Bing, according to Microsoft, delivers a more functional experience than existing search engines, including Google's. That is, queries entered into Bing yield not only information related to the search term, but also links to sites where users can make purchases and engage in other related activities.
For instance, a search on Bing.com for, say, hotels in Dubai, coughs up real-time pricing and availability information for those hotels, and allows users to make a booking in real time. Microsoft said Bing initially will focus on four areas: making a purchase decision, trip planning, finding local businesses, and researching health conditions.
"Today, search engines do a decent job of helping people navigate the Web and find information," Microsoft CEO Steve Ballmer said in a statement. "When we set out to build Bing, we grounded ourselves in a deep understanding of how people really want to use the Web."
With Bing, Microsoft is hoping to catch up to Google in search market share. But it's got its work cut out. Google presently controls about 64% of the U.S. search market, while Microsoft owns only about 8% of the market, according to researchers at ComScore. Yahoo, the No. 2 player, holds 21% of the market.
Microsoft and Yahoo have engaged in numerous talks that could yet result in a search alliance between the two companies or a Microsoft buyout of Yahoo's search properties.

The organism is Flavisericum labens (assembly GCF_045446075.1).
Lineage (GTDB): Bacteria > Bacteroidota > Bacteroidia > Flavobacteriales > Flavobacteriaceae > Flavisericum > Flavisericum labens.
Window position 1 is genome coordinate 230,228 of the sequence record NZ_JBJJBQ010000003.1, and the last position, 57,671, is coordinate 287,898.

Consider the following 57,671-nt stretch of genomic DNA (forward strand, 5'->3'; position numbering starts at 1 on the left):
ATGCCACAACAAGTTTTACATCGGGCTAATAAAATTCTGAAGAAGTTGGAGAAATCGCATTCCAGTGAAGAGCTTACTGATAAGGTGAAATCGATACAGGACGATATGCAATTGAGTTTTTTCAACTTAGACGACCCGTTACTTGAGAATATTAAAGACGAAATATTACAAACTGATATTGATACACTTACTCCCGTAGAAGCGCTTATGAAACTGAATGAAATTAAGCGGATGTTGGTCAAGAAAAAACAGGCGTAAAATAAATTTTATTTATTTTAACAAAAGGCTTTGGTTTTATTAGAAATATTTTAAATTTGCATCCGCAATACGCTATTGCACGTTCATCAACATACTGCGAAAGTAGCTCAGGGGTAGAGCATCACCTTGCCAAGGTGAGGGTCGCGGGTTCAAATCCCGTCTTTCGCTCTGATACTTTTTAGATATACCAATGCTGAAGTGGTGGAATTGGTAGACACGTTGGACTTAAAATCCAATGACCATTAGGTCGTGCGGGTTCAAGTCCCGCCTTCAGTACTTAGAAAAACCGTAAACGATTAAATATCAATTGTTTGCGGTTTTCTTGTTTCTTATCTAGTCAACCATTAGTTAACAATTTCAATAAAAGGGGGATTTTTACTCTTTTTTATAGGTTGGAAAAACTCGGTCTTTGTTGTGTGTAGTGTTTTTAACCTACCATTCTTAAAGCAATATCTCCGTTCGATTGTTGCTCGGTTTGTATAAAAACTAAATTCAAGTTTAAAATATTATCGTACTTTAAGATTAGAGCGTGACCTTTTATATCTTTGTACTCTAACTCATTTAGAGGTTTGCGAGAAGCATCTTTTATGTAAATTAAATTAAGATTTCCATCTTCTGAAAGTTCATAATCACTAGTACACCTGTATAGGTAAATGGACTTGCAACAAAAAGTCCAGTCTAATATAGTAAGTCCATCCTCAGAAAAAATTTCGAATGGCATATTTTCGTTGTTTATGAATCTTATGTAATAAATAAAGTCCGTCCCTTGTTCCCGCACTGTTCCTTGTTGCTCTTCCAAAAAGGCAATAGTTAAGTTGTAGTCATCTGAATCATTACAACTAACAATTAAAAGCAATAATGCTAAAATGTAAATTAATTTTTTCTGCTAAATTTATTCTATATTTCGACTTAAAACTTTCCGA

Some analysts are questioning Microsoft's launch strategy around Bing. The company announced Bing at the D: All Things Digital conference in Dallas on Thursday, but the search engine does not go live until next week.
"With so much riding on Bing, why is Microsoft offering a six-day gap between announcement and launch? Such a lag can only lead to the spread of misinformation and a potential flow of negative comments across the vast social media grid prior to launch," Gartner analyst Allen Weiner said in a blog post.
"And why announce Bing at a conference geared for the cognoscenti? Ultimately, it is the consumer who decides," wrote Weiner.
Still, Microsoft is confident Bing will, at the very least, boost its presence in the search market. The company is rolling a number of existing products and technologies into Bing in an effort to present a coherent face to users. Redmond in the past has been criticized for offering up a confusing array of similar products under numerous brand names such as MSN Search, Live Search, and Windows Live Search.
Microsoft's Virtual Earth mapping platform is now Bing Maps for Enterprise. Technology the company gained through its 2008 buyout of travel site Farecast has been added to Bing Travel, and its cash-back search incentive program is now known as Bing Cashback.
Whether it's all enough to dint Google's commanding share of the search market remains to be seen. For now at least, Ballmer is upbeat on the effort. "Bing is an important first step forward in our long-term effort to deliver innovations in search that enable people to find information quickly and use the information they've found to accomplish tasks and make smart decisions," he said.
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